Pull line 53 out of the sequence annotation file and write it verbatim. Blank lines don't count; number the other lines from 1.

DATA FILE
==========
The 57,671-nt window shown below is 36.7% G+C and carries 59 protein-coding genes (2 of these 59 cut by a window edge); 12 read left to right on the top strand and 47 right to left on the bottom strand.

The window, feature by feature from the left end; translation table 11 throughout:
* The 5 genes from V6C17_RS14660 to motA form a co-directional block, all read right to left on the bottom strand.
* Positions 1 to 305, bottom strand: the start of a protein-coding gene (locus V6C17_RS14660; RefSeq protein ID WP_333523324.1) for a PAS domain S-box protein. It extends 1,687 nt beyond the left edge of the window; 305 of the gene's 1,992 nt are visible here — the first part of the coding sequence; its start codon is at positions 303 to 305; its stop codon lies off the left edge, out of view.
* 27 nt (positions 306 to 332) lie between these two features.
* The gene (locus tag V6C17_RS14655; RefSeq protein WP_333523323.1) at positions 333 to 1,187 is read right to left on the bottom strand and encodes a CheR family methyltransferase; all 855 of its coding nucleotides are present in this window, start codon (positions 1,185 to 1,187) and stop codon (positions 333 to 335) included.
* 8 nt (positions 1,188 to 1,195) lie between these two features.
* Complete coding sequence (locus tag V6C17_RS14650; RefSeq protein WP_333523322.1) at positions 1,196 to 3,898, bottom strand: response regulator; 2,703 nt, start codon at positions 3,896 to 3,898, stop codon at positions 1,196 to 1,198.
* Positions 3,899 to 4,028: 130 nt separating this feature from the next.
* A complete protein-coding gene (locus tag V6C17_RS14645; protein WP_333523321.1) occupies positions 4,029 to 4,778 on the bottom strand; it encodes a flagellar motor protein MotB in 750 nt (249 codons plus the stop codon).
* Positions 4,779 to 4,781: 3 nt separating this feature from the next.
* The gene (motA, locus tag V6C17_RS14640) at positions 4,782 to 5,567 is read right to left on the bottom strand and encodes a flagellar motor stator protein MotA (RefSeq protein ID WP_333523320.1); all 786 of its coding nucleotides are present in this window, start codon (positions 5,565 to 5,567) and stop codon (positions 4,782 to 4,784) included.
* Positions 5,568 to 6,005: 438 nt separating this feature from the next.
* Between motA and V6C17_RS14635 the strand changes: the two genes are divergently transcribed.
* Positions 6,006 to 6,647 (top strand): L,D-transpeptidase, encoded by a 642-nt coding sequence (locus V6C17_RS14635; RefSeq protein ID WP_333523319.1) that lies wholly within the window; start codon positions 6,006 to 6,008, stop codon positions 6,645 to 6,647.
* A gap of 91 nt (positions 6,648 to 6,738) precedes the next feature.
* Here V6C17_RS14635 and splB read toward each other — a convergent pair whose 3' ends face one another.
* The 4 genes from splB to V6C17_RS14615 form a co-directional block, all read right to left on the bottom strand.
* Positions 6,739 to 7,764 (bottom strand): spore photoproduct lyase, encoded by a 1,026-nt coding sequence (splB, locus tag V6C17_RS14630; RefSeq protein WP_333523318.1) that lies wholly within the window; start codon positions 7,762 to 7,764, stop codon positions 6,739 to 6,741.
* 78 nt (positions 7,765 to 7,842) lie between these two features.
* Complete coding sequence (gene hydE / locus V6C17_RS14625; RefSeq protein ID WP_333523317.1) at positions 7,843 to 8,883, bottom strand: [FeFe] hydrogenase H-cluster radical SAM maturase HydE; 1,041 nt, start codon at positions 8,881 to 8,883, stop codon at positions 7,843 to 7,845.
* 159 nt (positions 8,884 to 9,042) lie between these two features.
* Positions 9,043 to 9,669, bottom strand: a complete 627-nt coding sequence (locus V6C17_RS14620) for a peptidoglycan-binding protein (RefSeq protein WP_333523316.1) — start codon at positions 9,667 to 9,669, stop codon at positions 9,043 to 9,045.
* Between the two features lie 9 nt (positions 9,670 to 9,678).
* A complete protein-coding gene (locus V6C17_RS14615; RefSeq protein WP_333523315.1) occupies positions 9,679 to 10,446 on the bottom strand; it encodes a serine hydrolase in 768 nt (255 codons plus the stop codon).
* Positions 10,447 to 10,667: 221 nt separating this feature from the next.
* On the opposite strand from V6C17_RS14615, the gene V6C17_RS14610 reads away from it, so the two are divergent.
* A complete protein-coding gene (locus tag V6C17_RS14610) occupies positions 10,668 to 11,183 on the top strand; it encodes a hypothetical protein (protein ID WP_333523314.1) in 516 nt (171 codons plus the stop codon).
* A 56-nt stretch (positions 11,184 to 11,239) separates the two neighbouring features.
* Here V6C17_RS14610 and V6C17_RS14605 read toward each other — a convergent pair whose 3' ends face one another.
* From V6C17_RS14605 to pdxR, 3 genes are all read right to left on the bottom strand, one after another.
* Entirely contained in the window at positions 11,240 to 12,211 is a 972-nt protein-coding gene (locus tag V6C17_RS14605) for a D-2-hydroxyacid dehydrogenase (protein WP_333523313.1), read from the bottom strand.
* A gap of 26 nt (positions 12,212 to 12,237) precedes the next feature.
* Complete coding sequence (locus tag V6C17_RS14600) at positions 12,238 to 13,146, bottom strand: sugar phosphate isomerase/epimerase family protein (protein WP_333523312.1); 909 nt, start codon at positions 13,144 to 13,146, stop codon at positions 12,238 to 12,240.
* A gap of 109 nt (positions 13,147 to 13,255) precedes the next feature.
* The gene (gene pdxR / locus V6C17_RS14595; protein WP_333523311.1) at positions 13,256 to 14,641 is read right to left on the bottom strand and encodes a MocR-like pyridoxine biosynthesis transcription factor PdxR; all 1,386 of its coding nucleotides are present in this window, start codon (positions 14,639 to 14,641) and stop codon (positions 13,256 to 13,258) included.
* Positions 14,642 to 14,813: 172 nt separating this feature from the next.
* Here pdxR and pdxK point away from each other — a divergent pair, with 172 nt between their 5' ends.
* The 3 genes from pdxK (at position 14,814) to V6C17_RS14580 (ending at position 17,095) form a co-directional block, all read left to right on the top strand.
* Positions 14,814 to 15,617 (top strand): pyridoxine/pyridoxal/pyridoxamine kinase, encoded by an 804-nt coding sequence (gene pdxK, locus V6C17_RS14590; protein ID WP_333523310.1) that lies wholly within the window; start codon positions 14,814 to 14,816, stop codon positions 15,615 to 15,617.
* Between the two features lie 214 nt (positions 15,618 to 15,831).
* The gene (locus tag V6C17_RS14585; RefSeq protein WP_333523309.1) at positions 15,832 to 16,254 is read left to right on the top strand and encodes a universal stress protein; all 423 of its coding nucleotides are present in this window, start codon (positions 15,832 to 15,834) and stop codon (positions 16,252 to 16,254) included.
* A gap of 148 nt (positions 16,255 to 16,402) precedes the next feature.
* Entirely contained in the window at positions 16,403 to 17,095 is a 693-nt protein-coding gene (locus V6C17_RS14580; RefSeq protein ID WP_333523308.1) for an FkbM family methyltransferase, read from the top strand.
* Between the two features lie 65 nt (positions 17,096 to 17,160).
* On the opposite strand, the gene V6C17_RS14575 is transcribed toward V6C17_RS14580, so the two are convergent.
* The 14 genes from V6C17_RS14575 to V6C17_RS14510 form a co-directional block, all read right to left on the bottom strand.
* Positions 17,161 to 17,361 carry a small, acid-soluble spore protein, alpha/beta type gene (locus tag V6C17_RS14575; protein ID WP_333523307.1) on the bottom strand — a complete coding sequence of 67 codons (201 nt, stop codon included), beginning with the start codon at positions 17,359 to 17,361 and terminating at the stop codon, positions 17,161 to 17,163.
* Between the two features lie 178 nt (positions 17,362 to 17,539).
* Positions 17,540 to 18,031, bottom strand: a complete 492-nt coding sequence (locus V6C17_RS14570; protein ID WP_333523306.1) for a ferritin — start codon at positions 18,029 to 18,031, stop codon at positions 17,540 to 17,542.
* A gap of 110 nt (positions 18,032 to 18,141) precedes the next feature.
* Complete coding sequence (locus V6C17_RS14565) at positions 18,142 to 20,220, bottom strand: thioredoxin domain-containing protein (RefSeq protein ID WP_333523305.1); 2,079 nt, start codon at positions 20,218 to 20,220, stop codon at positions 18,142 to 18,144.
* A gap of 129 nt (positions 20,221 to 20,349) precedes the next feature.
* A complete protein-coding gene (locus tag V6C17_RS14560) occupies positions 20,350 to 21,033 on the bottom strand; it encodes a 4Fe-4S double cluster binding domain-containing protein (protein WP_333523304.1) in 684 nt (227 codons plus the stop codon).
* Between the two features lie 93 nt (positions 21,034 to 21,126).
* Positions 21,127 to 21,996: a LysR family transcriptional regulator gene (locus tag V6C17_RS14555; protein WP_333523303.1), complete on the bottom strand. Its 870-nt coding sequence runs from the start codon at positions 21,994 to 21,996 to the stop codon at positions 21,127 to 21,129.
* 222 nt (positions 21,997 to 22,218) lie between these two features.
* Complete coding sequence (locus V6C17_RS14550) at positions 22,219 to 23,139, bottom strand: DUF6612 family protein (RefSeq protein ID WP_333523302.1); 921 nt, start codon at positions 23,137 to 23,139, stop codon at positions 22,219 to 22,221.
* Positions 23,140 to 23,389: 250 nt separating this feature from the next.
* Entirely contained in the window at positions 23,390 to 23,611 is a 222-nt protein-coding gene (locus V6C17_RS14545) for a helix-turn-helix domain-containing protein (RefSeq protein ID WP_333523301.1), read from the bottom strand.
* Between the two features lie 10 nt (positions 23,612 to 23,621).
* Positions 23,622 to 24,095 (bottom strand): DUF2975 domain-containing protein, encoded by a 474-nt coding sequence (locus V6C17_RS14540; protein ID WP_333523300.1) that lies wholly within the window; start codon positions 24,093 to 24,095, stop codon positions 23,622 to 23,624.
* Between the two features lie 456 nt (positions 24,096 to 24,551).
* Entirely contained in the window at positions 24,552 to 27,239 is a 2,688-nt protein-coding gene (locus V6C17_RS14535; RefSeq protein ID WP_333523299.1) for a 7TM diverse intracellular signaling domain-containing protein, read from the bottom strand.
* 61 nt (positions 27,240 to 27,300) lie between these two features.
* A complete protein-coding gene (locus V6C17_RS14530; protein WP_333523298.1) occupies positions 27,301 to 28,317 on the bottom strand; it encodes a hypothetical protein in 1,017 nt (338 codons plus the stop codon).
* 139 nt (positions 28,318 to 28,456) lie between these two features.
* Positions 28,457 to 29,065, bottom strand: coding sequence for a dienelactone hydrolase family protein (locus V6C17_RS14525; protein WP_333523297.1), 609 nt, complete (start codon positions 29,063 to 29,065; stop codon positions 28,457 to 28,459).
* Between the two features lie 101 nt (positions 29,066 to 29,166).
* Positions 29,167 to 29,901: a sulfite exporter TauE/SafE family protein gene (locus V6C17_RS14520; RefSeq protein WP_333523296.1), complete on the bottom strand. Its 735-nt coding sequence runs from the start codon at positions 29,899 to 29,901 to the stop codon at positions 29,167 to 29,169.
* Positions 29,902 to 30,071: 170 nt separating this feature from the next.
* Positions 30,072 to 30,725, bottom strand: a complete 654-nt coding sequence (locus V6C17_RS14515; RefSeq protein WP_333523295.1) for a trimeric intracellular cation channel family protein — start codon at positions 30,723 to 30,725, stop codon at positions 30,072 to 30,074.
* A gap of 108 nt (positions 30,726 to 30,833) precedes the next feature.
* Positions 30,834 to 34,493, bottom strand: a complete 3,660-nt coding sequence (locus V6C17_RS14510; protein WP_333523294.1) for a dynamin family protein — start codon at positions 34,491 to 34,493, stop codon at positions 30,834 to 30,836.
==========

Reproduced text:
* A gap of 129 nt (positions 20,221 to 20,349) precedes the next feature.